From 1983: Michael J. Fox, a rising star with an eye to the future
Michael J. Fox's journey to stardom had taken him from Burnaby, B.C., to the bright lights of Hollywood.
But how exactly did he get there? That was the first question for him — sort of — when he sat down to talk to CBC's Vancouver Life 35 years ago.
"What — did you take a bus?" his friend and occasional CBC-TV co-star Jackson Davies, facetiously inquired.
"Well, no it was a plane," said Fox.
The Family Ties star's visit to the CBC's Vancouver Life studio brought him back to where he got his acting start — "down the hallway" — in a CBC comedy Leo & Me.
That's where he and Davies first met, in the late 1970s, when the then-teenage Fox co-starred on Leo & Me with Brent Carver. Davies made guest appearances on the show.
Davies also wondered about Fox working with people he'd watched on television himself.
"Is it a little freaky for you?"
Fox admitted it took "a little while to get over all that," but since had "a real feeling, especially around Paramount, of camaraderie."
Before he left for Hollywood, on his 18th birthday, Fox did a stage show in Vancouver, Shadow Box.
When Paul Newman was making a film adaptation of it, he wanted Fox, who was appearing in a Norman Lear-produced series called Palmerstown, U.S.A.
Lear refused to release him, and although Fox wanted the role, he took consolation "in knowing that it came down to a meeting between Norman Lear and Paul Newman."
The road to success with his role in Family Ties was not without some bumps, however.
A 'real big disappointment'
"Is there any part that you ... missed out on that really bothered you?" Davies asked Fox.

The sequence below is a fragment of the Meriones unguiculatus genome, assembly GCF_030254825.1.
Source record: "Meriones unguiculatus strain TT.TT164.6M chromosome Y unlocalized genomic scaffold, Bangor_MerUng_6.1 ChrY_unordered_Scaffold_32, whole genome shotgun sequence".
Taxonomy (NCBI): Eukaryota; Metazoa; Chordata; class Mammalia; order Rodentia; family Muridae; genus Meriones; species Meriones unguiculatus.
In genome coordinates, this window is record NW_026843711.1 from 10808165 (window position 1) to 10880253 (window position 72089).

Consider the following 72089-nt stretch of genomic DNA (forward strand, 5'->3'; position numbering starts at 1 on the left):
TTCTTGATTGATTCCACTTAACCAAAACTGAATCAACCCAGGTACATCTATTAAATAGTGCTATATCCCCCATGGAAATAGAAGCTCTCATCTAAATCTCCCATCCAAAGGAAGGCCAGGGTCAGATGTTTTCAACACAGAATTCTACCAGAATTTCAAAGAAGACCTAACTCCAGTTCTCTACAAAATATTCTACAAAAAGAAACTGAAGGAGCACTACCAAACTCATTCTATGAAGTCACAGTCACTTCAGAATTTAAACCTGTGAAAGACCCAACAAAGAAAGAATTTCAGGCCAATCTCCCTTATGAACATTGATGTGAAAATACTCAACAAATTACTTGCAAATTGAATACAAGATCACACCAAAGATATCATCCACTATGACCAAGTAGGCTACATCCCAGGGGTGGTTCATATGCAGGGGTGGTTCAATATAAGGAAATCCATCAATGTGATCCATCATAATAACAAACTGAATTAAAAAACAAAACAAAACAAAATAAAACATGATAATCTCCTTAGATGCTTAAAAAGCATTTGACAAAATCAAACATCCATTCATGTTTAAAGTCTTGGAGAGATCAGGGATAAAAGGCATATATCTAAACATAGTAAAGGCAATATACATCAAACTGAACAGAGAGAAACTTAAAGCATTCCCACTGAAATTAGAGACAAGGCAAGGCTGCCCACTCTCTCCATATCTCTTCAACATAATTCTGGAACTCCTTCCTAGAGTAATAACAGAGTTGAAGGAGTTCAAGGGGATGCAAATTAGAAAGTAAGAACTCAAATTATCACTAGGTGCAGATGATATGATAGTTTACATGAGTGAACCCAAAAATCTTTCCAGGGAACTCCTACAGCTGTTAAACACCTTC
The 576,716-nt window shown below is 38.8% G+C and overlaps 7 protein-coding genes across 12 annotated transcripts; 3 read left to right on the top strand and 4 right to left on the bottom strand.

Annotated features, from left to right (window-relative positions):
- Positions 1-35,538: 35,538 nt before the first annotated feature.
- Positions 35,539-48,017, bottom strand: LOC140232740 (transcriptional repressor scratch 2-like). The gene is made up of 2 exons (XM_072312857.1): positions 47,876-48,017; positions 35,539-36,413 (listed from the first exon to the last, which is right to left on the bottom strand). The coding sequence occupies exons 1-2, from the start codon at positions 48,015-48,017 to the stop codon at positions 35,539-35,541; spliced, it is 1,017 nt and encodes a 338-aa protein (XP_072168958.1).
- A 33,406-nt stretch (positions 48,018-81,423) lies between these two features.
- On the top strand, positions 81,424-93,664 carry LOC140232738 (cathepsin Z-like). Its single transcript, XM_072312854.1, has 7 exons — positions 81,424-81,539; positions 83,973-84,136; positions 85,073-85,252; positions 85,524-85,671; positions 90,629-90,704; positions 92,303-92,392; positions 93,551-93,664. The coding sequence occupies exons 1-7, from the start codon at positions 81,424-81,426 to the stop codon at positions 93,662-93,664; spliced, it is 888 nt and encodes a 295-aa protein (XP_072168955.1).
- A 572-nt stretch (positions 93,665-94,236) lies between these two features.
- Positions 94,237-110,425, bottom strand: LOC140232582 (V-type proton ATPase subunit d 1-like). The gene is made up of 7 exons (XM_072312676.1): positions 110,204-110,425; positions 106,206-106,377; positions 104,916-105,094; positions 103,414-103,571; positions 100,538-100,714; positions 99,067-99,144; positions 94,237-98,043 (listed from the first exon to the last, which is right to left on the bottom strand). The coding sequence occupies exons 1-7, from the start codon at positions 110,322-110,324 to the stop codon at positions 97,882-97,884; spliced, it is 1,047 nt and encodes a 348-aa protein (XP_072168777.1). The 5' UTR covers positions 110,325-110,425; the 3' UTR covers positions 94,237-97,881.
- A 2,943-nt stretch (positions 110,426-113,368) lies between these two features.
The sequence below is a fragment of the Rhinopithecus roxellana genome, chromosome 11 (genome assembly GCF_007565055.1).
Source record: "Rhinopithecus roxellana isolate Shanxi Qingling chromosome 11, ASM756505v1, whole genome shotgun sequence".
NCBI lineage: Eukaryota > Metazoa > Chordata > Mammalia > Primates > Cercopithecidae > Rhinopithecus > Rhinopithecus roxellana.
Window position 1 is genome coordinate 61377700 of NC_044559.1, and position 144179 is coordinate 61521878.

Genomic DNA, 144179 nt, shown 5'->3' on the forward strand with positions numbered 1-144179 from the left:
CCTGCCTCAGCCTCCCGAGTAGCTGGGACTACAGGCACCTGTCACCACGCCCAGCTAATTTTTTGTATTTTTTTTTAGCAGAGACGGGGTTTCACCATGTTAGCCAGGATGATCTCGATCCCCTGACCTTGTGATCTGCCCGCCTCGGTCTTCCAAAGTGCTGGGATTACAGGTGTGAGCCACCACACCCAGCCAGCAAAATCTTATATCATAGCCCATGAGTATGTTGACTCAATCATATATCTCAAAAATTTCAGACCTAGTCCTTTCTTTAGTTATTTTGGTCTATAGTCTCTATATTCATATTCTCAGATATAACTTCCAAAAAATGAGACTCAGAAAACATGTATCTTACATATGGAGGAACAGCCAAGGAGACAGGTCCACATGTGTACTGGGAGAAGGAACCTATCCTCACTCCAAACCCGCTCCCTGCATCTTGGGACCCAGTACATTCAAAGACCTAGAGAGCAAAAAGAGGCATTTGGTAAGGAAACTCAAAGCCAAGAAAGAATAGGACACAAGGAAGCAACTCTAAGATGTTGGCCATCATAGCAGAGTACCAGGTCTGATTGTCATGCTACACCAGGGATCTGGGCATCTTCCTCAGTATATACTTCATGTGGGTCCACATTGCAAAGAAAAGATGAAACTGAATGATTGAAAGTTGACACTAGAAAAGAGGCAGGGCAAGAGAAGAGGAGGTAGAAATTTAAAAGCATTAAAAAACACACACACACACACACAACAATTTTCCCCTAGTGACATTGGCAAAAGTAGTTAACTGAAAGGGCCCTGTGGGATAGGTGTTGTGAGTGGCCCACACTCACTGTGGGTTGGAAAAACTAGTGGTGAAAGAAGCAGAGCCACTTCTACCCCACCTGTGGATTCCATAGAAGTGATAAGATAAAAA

Fox said not landing a part in the film Ordinary People "was, like, the first, real big disappointment, something I lived for and breathed for."
Fox told Davies he found that anything he really wanted he didn't get, so when the role of Alex in Family Ties came up, "I tried to really play it down and it's like the first time that it worked out."
When Davies asked "what's in the future" for the actor, Fox confessed to having no definite plans, but said he'd like to see Family Ties "go for a couple more years." (He didn't need to worry – it ran five more, for a total of seven.)
"There are a lot of people that are doing things that I think that I could possibly do, or at least fake," Fox said.
Within a few years, Fox was one of Hollywood's biggest stars, winning multiple Emmy awards for his work on Family Ties and starring in the box-office hit Back to the Future.
In a 1987 profile that ran on CBC's The Journal, Fox reflected on how his own family kept him grounded, telling the story of how his Emmy Award sat on a table in the front hall of his parents' house, surrounded by the trophies won by his siblings and his parents — "just their little way of saying: 'OK, take it easy, no big deal here."
Fox, known for his pride in his Canadian roots and love of hockey, has maintained his Canadian ties over the decades since he left for Hollywood.
In 2012, when Davies and show creator Marc Strange released their book on The Beachcombers, called Bruno and the Beach, Fox wrote the foreword, noting: "I must have been the only actor in Vancouver that never appeared in a Beachcombers episode."
But he recalled that it was on Leo & Me that he met the "uncomfortably tall" Davies, and that they have "stayed connected over the years, mostly around hockey riots."
In 2017, Fox was a recipient of a Governor General's Performing Arts Award, and was noted as an "actor, writer, producer and humanitarian," the latter for his commitment to working on finding a cure for Parkinson's disease through the Michael J. Fox Foundation for Parkinson's Research, which he founded in 2000.